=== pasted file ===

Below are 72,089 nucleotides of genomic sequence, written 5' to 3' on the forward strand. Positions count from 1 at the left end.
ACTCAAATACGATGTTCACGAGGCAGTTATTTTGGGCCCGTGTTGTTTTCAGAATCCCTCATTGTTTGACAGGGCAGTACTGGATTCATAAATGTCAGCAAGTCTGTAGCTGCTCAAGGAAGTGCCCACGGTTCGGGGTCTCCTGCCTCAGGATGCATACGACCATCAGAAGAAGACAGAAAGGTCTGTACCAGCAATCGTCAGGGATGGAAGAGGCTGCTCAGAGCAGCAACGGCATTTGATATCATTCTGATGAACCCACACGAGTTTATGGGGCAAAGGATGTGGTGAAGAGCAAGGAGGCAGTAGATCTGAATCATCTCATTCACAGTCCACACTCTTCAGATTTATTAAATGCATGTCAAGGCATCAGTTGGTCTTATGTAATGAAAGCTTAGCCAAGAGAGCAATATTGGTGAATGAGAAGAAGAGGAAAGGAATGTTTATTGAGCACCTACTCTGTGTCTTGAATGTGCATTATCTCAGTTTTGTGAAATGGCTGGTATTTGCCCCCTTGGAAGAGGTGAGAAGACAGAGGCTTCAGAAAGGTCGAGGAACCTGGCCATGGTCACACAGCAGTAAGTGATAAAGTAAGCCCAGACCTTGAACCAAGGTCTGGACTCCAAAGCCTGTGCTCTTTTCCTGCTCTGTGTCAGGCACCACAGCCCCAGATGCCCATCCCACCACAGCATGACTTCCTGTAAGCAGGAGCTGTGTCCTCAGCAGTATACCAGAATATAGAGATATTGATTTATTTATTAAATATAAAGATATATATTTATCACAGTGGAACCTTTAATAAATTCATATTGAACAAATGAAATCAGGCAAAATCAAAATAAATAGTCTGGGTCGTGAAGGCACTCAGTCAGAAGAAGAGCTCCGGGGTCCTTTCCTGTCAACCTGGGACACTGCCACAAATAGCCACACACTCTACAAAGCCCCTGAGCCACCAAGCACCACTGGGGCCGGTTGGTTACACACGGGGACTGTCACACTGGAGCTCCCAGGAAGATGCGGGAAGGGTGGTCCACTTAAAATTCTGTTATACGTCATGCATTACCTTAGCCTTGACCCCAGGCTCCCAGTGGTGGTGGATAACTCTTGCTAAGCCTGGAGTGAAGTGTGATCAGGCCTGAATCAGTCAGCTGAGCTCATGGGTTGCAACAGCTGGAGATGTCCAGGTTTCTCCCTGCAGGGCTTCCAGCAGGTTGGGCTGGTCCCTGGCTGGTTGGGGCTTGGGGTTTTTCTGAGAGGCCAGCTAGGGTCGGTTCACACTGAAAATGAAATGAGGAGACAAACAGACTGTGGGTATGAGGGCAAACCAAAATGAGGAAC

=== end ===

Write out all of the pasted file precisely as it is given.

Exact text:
Below are 72,089 nucleotides of genomic sequence, written 5' to 3' on the forward strand. Positions count from 1 at the left end.
ACTCAAATACGATGTTCACGAGGCAGTTATTTTGGGCCCGTGTTGTTTTCAGAATCCCTCATTGTTTGACAGGGCAGTACTGGATTCATAAATGTCAGCAAGTCTGTAGCTGCTCAAGGAAGTGCCCACGGTTCGGGGTCTCCTGCCTCAGGATGCATACGACCATCAGAAGAAGACAGAAAGGTCTGTACCAGCAATCGTCAGGGATGGAAGAGGCTGCTCAGAGCAGCAACGGCATTTGATATCATTCTGATGAACCCACACGAGTTTATGGGGCAAAGGATGTGGTGAAGAGCAAGGAGGCAGTAGATCTGAATCATCTCATTCACAGTCCACACTCTTCAGATTTATTAAATGCATGTCAAGGCATCAGTTGGTCTTATGTAATGAAAGCTTAGCCAAGAGAGCAATATTGGTGAATGAGAAGAAGAGGAAAGGAATGTTTATTGAGCACCTACTCTGTGTCTTGAATGTGCATTATCTCAGTTTTGTGAAATGGCTGGTATTTGCCCCCTTGGAAGAGGTGAGAAGACAGAGGCTTCAGAAAGGTCGAGGAACCTGGCCATGGTCACACAGCAGTAAGTGATAAAGTAAGCCCAGACCTTGAACCAAGGTCTGGACTCCAAAGCCTGTGCTCTTTTCCTGCTCTGTGTCAGGCACCACAGCCCCAGATGCCCATCCCACCACAGCATGACTTCCTGTAAGCAGGAGCTGTGTCCTCAGCAGTATACCAGAATATAGAGATATTGATTTATTTATTAAATATAAAGATATATATTTATCACAGTGGAACCTTTAATAAATTCATATTGAACAAATGAAATCAGGCAAAATCAAAATAAATAGTCTGGGTCGTGAAGGCACTCAGTCAGAAGAAGAGCTCCGGGGTCCTTTCCTGTCAACCTGGGACACTGCCACAAATAGCCACACACTCTACAAAGCCCCTGAGCCACCAAGCACCACTGGGGCCGGTTGGTTACACACGGGGACTGTCACACTGGAGCTCCCAGGAAGATGCGGGAAGGGTGGTCCACTTAAAATTCTGTTATACGTCATGCATTACCTTAGCCTTGACCCCAGGCTCCCAGTGGTGGTGGATAACTCTTGCTAAGCCTGGAGTGAAGTGTGATCAGGCCTGAATCAGTCAGCTGAGCTCATGGGTTGCAACAGCTGGAGATGTCCAGGTTTCTCCCTGCAGGGCTTCCAGCAGGTTGGGCTGGTCCCTGGCTGGTTGGGGCTTGGGGTTTTTCTGAGAGGCCAGCTAGGGTCGGTTCACACTGAAAATGAAATGAGGAGACAAACAGACTGTGGGTATGAGGGCAAACCAAAATGAGGAAC